The Rise of Abduction in Lagos.

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Cult groups are used as tools by different interests to settle scores, intimidate people they perceive as their oppressors and on many occasions, are hired to kidnap, threaten, kill or maim their victims.

Kidnapping is a thriving business among cult groups. However, despite government” efforts to address the menace of kidnapping, this criminal activity still persists. Many unemployed youths have taken to this illicit act as a source of livelihood because of the huge amount of ransom paid by families of kidnapped victims.

In the business of kidnapping, report has it that individuals from rich families are easily objects of target. Also, those perceived to be financially balanced could also be target for abduction.

Moreover, secret cult groups also abduct rival members as a way of instilling fear into the minds of the individuals and their family members. The trauma kidnapped victims go through is of huge concern because almost all of them live with the trauma for a long time. For some, the trauma is like a festering sore that cannot heal.

Kidnappings for ransom occasionally occur in Nigeria’s commercial capital. A school in the city was once attacked by gunmen which was the first of such incident.
Also School girls were taken from a private co-educational secondary school earlier this year in March.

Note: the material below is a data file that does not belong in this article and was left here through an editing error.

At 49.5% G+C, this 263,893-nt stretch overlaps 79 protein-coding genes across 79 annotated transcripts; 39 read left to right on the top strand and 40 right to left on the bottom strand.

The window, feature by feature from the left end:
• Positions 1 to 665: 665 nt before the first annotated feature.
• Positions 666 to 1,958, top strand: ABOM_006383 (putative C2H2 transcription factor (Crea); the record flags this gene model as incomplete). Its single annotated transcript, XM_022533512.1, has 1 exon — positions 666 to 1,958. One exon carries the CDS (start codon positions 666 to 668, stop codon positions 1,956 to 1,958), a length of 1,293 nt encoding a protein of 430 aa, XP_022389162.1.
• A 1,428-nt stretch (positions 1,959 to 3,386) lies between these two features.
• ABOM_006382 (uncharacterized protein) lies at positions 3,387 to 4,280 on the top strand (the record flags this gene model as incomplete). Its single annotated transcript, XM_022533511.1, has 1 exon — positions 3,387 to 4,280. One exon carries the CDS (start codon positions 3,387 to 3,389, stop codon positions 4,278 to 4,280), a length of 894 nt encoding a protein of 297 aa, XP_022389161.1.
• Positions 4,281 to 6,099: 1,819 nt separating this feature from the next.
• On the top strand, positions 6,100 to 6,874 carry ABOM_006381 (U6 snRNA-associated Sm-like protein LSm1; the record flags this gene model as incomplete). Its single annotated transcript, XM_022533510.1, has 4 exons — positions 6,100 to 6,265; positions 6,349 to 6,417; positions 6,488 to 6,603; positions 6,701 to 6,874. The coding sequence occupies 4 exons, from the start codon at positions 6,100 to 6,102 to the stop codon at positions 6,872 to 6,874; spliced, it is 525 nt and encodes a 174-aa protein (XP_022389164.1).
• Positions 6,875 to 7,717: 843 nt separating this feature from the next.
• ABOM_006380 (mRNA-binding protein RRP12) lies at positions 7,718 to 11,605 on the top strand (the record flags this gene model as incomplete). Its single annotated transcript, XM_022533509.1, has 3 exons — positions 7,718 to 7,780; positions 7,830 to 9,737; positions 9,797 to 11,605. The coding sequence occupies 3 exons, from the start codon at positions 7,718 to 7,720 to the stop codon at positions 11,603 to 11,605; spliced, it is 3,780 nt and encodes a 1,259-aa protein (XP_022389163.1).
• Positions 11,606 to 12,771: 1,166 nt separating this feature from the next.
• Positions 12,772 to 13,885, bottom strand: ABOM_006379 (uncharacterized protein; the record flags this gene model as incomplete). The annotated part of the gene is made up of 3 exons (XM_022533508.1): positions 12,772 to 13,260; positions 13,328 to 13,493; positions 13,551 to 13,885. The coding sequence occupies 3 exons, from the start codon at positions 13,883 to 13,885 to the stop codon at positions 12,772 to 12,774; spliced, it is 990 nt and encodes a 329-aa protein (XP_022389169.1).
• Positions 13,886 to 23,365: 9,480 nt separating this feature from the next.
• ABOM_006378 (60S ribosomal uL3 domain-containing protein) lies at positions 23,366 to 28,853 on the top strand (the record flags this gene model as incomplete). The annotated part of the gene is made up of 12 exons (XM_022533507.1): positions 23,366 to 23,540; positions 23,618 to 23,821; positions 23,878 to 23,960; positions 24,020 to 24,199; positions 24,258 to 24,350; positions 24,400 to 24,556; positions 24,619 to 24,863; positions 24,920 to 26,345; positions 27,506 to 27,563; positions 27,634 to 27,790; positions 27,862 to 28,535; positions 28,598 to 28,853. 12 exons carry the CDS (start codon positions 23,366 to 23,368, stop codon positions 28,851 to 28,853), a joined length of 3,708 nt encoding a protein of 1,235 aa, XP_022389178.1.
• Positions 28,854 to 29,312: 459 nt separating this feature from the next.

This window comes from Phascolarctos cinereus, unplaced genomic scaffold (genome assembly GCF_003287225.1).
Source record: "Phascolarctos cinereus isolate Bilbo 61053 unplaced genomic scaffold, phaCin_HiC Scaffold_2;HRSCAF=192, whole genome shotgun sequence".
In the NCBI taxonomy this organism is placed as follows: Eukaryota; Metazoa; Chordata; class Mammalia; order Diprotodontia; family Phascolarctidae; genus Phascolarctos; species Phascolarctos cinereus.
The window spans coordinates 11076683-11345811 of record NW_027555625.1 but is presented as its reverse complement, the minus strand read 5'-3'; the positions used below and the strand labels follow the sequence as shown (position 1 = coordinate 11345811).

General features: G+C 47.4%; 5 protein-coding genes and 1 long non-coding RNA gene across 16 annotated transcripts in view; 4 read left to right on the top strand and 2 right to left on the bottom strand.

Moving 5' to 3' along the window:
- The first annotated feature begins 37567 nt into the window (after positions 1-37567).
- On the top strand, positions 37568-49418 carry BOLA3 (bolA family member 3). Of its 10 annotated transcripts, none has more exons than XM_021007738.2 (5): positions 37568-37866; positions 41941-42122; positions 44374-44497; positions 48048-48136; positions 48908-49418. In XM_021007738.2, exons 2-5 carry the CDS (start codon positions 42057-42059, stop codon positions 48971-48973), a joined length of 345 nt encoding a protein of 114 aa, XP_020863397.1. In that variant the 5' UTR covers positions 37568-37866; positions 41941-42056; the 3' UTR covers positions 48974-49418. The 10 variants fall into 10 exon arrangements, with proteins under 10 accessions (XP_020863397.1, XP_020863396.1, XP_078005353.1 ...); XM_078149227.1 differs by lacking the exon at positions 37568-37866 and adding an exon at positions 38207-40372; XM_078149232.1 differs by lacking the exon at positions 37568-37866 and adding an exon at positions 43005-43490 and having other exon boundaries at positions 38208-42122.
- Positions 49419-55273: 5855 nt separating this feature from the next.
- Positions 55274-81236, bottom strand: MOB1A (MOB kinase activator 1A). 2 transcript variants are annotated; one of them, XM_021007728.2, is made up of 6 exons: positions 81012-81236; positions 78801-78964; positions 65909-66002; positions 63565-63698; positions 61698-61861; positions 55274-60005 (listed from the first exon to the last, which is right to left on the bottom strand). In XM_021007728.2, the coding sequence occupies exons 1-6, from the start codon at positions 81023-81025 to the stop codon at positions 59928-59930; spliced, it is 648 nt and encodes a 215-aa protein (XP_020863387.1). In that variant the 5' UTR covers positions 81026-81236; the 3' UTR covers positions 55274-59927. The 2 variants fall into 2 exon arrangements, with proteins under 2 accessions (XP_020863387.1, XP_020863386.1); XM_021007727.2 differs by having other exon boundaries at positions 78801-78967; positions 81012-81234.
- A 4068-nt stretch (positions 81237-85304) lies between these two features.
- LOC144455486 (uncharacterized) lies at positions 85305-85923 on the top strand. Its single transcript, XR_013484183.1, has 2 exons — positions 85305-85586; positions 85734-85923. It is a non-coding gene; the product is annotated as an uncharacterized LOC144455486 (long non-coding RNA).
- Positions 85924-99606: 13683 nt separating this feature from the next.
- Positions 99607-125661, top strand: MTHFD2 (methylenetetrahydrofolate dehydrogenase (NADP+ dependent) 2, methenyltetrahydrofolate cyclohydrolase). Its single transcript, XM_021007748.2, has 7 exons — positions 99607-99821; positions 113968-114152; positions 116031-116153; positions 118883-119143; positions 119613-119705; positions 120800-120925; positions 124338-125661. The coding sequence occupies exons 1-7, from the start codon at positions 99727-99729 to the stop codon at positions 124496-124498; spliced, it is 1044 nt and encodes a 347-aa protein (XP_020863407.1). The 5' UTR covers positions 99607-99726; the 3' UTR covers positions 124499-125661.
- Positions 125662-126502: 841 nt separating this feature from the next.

A BBC reporter in Lagos says the abductors have yet to issue demands.
In most kidnapping cases in southern Nigeria, hostages are released unharmed after a ransom has been paid, according to BBC’s Umar Shehu Elleman from Lagos.

Earlier in the year, two suspects, Adeleke and Bakare who were arrested after the abduction of a civil servant, Mr Moses Adelabu in Ifako-Ijaiye LGA of Lagos, confessed to the Iju Ishaga police division that they were paid by some members of the Adelabu family to carry out the act. Mr Moses it was gathered, was the next in line to become the Olori Ebi . Olori Ebi in yoruba land is a figure head of the family who gets consulted on key decisions that affect the entire family but more importantly gets great rewards for occupying the position.

In another development, a young man named Akinwumi Olawale who lives in Iju-Ishaga, a suburban area of Ifako Ijaiye Local Government Area of Lagos State fell into the nest of the kidnappers in January 2015. His abductors were allegedly members of a secret cult group who had been paid by his extended family members to deliver a final warning to him to divorce his wife on the account that she was a lesbian. Two months ago, he found a written letter on his car with conditions to be met to divorce his wife or he and his family would be visited with terror and death.

The big abduction cases of expatriates in the Niger Delta area and of prominent Nigerians in the South Eastern part of the country are the direct consequences of not curbing abduction at lower levels. A realization and the acceptance of the problem and its threats to the society is a good starting point to curbing the danger. The government should do more in the area of awareness creation and engage in public-private partnership as it can not do it all alone in the area of efforts aimed at eradicating this menace.